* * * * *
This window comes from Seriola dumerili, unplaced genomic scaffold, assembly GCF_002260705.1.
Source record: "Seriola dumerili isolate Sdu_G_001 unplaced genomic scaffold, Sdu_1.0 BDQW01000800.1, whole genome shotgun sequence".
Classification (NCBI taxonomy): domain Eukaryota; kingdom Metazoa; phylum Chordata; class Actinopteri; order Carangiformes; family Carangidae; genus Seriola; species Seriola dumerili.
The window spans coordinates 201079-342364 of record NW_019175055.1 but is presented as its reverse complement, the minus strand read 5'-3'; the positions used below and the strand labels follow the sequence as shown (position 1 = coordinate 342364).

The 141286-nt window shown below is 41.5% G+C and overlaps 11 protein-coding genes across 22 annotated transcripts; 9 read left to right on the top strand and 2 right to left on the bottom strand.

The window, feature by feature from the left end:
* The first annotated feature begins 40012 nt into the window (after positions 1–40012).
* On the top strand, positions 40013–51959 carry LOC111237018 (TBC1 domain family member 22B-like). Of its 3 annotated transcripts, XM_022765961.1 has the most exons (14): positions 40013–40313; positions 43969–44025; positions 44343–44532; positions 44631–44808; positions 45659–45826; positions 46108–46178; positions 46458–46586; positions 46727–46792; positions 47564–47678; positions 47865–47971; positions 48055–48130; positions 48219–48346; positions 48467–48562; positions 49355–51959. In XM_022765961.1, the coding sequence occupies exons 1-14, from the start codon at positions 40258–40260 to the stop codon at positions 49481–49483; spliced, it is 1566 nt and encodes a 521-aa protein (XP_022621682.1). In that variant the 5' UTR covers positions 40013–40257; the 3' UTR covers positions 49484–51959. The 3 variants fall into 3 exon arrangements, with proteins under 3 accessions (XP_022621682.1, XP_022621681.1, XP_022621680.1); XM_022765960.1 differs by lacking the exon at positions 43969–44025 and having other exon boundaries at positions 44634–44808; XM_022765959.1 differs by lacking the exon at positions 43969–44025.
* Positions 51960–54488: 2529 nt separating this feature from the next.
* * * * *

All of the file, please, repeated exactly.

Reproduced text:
This window comes from Seriola dumerili, unplaced genomic scaffold, assembly GCF_002260705.1.
Source record: "Seriola dumerili isolate Sdu_G_001 unplaced genomic scaffold, Sdu_1.0 BDQW01000800.1, whole genome shotgun sequence".
Classification (NCBI taxonomy): domain Eukaryota; kingdom Metazoa; phylum Chordata; class Actinopteri; order Carangiformes; family Carangidae; genus Seriola; species Seriola dumerili.
The window spans coordinates 201079-342364 of record NW_019175055.1 but is presented as its reverse complement, the minus strand read 5'-3'; the positions used below and the strand labels follow the sequence as shown (position 1 = coordinate 342364).

The 141286-nt window shown below is 41.5% G+C and overlaps 11 protein-coding genes across 22 annotated transcripts; 9 read left to right on the top strand and 2 right to left on the bottom strand.

The window, feature by feature from the left end:
* The first annotated feature begins 40012 nt into the window (after positions 1–40012).
* On the top strand, positions 40013–51959 carry LOC111237018 (TBC1 domain family member 22B-like). Of its 3 annotated transcripts, XM_022765961.1 has the most exons (14): positions 40013–40313; positions 43969–44025; positions 44343–44532; positions 44631–44808; positions 45659–45826; positions 46108–46178; positions 46458–46586; positions 46727–46792; positions 47564–47678; positions 47865–47971; positions 48055–48130; positions 48219–48346; positions 48467–48562; positions 49355–51959. In XM_022765961.1, the coding sequence occupies exons 1-14, from the start codon at positions 40258–40260 to the stop codon at positions 49481–49483; spliced, it is 1566 nt and encodes a 521-aa protein (XP_022621682.1). In that variant the 5' UTR covers positions 40013–40257; the 3' UTR covers positions 49484–51959. The 3 variants fall into 3 exon arrangements, with proteins under 3 accessions (XP_022621682.1, XP_022621681.1, XP_022621680.1); XM_022765960.1 differs by lacking the exon at positions 43969–44025 and having other exon boundaries at positions 44634–44808; XM_022765959.1 differs by lacking the exon at positions 43969–44025.
* Positions 51960–54488: 2529 nt separating this feature from the next.